Localized harmonics. If you have excessive harmonics in a branch circuit or at a specific point of use, a UPS may be the answer. While a UPS will typically add harmonics to the wider system, it will protect specific loads from excessive harmonics. A solid strategy for accomplishing this includes an isolation transformer as part of the UPS design.
Most people vastly overrate the negative effects of harmonics and overestimate the need to mitigate them. If you aren't experiencing problems because of the harmonics you have, their presence may not be reason enough to install a UPS at that location or for that particular circuitry. Other reasons, the most important of which is ensuring a reliable source of power, make more sense.
Power quality problems rarely have a single cure. In fact, the various cures you can apply to a given problem interact with each other. If you are applying a UPS, ensure your installation matches specific cures to specific problems.
Hartfiel is a senior engineer with Power Engineering, Lenexa, Kan.; Lamendola is a technical editor with EC&M.Common UPS Features
The following features affect both the price and performance of a UPS. They are available at various levels of sophistication and usability.
- Adjustable output
- Automatic shutdown initiation
- Battery monitoring
- Ground system monitoring
- Power monitoring
- Constant voltage output
- Local controls
- Data logging
- Load management
- Network interface
- Remote control
- Security measures
High ground current. This is often due to bad grounding practices, and the cure begins with making the grounding system comply with NEC Art. 250. No power conditioner will solve a grounding problem.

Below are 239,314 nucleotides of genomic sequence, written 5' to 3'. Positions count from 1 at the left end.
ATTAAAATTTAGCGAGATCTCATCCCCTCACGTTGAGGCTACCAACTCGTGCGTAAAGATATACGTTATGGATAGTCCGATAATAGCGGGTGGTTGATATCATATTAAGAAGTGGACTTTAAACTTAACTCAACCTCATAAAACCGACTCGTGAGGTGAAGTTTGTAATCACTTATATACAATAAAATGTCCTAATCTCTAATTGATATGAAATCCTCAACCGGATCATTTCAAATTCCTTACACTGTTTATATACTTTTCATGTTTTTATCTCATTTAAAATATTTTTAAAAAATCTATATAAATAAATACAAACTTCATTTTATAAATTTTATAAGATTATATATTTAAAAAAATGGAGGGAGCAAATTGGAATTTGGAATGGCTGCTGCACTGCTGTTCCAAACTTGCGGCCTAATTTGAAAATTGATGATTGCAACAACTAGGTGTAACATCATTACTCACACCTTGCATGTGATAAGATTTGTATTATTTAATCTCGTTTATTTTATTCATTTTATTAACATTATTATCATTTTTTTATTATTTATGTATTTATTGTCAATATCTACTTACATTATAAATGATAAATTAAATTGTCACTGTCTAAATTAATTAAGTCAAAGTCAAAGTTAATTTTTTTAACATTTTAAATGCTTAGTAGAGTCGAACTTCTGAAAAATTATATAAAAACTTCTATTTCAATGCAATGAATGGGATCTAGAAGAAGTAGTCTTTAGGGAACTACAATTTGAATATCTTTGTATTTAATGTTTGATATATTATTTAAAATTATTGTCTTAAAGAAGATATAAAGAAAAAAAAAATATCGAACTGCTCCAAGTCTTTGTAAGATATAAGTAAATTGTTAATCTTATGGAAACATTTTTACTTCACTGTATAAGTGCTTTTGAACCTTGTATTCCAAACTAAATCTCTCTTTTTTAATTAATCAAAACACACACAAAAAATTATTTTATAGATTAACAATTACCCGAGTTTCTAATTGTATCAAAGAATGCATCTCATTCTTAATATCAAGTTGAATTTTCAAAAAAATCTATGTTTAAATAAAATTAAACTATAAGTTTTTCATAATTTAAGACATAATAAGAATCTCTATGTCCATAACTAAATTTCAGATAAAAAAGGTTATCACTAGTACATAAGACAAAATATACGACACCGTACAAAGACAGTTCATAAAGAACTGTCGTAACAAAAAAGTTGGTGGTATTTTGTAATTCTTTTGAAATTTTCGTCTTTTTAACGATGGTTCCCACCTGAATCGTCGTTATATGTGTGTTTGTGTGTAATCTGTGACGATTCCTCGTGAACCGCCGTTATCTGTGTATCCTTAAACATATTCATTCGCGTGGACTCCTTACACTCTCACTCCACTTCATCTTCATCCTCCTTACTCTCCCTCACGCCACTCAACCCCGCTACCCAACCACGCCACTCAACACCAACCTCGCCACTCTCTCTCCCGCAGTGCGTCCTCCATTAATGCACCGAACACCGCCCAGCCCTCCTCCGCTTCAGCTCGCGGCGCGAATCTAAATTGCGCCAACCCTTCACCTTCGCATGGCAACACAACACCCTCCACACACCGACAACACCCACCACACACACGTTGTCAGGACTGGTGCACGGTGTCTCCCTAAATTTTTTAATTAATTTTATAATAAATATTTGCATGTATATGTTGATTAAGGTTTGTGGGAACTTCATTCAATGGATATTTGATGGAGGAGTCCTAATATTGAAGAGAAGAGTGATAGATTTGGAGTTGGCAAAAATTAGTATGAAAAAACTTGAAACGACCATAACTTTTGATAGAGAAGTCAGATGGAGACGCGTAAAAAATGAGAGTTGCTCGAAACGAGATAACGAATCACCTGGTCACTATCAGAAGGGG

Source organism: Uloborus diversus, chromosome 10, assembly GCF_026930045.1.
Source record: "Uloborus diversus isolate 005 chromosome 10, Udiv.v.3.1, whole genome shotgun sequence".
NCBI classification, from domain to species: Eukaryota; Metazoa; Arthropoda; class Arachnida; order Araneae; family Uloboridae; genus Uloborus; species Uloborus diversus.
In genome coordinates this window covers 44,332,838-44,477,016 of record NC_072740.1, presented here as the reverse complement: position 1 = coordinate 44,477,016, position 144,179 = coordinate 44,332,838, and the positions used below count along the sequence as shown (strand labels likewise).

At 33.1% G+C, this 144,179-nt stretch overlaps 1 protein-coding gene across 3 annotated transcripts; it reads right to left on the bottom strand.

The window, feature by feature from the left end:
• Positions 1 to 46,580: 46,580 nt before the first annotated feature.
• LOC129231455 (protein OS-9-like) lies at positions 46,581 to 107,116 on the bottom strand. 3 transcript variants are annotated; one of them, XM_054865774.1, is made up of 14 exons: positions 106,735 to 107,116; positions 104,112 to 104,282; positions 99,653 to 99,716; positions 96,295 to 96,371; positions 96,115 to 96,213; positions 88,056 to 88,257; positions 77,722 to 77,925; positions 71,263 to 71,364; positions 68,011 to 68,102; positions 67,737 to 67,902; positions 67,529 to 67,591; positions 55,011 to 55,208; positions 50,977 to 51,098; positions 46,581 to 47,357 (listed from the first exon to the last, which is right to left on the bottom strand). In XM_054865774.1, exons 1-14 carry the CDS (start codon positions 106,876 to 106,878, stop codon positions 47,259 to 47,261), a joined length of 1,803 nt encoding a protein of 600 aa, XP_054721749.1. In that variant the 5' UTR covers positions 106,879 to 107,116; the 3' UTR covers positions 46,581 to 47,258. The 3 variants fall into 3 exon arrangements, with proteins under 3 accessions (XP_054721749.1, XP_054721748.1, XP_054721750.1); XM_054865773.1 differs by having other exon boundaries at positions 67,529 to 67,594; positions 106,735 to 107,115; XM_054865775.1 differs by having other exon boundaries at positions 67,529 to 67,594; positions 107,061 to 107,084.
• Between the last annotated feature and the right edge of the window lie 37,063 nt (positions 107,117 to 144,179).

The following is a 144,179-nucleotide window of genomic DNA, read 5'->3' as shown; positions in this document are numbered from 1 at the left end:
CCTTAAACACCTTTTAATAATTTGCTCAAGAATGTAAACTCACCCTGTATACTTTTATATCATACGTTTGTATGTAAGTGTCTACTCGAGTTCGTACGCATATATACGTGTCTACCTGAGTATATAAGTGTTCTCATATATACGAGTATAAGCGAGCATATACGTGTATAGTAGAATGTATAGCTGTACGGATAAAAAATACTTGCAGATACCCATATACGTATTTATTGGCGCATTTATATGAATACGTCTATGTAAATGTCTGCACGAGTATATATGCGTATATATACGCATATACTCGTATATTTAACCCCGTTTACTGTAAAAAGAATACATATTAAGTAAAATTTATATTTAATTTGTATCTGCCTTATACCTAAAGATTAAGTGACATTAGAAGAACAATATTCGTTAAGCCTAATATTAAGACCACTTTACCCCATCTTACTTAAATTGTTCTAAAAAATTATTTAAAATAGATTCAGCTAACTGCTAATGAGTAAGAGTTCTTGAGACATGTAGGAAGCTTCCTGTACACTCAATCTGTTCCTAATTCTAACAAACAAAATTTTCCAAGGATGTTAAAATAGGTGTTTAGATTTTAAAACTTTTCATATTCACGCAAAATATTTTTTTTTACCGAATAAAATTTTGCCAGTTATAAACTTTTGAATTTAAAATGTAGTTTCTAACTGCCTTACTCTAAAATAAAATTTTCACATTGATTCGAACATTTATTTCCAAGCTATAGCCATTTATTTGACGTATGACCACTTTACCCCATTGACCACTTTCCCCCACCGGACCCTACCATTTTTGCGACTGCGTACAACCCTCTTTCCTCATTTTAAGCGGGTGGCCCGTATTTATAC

Inductive noise. This is a direct result of improper wire routing. Mixing high-voltage power conductors with low-voltage control wiring usually results in erratic control and corrupted data. Always route control and signal wiring in separate dedicated wireways.
System harmonics. A UPS can protect only the load on its output — not the system that supplies power to it. Typically, a UPS will exacerbate system harmonics because of its switching power supply. Depending upon the type of UPS (off-line or online) and its input/output configurations (e.g., harmonic filters, isolation transformers), harmonics may pass right through the UPS with no mitigation.
Phase imbalance. This is usually due to improper allocation of single-phase loads. Solve this problem by balancing those loads across the phases or replacing single-phase equipment with 3-phase when practical.
Low power factor. While most UPSs have negligible drag on your power factor, they won't raise it either.
Susceptibility to lightning. A UPS will not protect you from a lightning strike. It will protect you from a common result of a lightning strike — transient spikes that make it past the outer zones of protection.
Hartfiel is a senior engineer with Power Engineering, Lenexa, Kan.; Lamendola is a technical editor with EC&M.